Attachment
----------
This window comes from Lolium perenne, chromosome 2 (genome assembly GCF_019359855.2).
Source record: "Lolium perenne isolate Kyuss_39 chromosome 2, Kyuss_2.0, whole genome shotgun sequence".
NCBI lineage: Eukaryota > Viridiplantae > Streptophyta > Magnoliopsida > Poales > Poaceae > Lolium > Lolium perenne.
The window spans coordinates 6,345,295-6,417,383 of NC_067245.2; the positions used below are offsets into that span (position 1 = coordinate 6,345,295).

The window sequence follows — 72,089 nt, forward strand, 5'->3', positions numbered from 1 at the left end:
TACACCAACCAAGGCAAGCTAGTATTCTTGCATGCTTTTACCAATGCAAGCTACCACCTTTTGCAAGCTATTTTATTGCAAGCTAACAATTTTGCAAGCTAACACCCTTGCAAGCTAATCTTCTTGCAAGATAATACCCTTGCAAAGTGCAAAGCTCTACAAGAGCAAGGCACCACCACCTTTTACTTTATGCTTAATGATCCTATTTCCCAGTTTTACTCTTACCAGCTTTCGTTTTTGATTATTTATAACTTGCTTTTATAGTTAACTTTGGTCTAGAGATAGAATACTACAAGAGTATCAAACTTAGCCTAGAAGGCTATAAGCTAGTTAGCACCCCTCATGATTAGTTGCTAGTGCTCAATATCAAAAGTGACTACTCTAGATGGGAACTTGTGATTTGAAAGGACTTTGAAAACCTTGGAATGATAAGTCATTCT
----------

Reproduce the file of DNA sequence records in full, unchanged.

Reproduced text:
This window comes from Lolium perenne, chromosome 2 (genome assembly GCF_019359855.2).
Source record: "Lolium perenne isolate Kyuss_39 chromosome 2, Kyuss_2.0, whole genome shotgun sequence".
NCBI lineage: Eukaryota > Viridiplantae > Streptophyta > Magnoliopsida > Poales > Poaceae > Lolium > Lolium perenne.
The window spans coordinates 6,345,295-6,417,383 of NC_067245.2; the positions used below are offsets into that span (position 1 = coordinate 6,345,295).

The window sequence follows — 72,089 nt, forward strand, 5'->3', positions numbered from 1 at the left end:
TACACCAACCAAGGCAAGCTAGTATTCTTGCATGCTTTTACCAATGCAAGCTACCACCTTTTGCAAGCTATTTTATTGCAAGCTAACAATTTTGCAAGCTAACACCCTTGCAAGCTAATCTTCTTGCAAGATAATACCCTTGCAAAGTGCAAAGCTCTACAAGAGCAAGGCACCACCACCTTTTACTTTATGCTTAATGATCCTATTTCCCAGTTTTACTCTTACCAGCTTTCGTTTTTGATTATTTATAACTTGCTTTTATAGTTAACTTTGGTCTAGAGATAGAATACTACAAGAGTATCAAACTTAGCCTAGAAGGCTATAAGCTAGTTAGCACCCCTCATGATTAGTTGCTAGTGCTCAATATCAAAAGTGACTACTCTAGATGGGAACTTGTGATTTGAAAGGACTTTGAAAACCTTGGAATGATAAGTCATTCT